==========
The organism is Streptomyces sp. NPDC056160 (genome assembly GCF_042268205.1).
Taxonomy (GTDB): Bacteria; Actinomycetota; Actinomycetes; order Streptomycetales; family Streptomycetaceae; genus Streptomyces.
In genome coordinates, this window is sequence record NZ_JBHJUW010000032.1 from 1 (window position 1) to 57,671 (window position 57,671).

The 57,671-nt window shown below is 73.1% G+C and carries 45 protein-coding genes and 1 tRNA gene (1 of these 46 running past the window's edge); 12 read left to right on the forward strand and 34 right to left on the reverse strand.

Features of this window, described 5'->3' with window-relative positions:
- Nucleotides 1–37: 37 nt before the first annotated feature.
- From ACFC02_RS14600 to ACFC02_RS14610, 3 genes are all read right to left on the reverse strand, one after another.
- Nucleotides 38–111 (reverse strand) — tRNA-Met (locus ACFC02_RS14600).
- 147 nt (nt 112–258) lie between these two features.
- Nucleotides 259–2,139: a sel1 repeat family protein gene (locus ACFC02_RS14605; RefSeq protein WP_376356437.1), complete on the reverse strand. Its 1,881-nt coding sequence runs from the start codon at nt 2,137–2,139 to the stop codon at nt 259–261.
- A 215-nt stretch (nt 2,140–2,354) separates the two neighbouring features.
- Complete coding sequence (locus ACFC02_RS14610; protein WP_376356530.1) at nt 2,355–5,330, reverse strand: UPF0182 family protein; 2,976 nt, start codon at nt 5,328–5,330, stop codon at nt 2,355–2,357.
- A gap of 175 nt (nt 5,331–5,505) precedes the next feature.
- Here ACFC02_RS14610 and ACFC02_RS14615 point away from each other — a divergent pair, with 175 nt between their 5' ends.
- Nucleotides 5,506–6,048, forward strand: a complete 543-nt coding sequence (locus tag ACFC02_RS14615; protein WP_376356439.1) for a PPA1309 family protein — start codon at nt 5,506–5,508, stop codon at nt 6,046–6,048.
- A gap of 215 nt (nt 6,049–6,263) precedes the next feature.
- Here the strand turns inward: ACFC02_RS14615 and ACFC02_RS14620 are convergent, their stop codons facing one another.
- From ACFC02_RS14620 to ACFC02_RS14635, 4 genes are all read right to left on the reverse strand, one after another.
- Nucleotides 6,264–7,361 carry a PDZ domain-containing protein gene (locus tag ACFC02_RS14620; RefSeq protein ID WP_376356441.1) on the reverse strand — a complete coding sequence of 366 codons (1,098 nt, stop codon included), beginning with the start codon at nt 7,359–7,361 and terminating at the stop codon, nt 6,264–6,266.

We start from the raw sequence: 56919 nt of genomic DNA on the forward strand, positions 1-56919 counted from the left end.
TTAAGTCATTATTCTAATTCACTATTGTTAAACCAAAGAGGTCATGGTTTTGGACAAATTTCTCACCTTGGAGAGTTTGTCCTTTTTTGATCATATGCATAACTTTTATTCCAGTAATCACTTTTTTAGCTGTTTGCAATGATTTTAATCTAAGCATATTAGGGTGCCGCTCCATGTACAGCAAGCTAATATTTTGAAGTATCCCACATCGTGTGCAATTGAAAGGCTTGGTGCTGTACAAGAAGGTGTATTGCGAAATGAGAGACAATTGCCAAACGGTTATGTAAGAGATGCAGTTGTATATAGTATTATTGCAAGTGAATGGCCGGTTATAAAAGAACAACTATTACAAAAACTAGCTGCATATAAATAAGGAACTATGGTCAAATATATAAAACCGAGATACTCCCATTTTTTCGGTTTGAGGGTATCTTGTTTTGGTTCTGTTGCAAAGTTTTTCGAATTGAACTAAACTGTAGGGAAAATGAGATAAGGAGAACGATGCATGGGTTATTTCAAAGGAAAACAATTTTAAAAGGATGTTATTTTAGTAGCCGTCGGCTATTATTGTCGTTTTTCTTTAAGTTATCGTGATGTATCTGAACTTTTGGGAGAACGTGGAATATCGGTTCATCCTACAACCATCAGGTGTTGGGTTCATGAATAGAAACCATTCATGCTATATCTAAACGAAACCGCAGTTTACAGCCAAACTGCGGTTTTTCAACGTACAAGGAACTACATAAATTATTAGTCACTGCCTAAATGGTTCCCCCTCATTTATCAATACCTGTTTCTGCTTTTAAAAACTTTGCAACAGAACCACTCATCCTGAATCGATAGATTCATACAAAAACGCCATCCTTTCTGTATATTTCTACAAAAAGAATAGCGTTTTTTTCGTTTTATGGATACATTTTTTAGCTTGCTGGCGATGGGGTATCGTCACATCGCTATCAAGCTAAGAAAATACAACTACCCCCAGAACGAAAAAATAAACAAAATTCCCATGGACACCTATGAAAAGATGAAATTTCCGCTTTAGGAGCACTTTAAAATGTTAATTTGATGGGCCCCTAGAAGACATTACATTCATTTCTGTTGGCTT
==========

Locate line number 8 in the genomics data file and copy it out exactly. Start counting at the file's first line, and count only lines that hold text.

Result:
- Nucleotides 38–111 (reverse strand) — tRNA-Met (locus ACFC02_RS14600).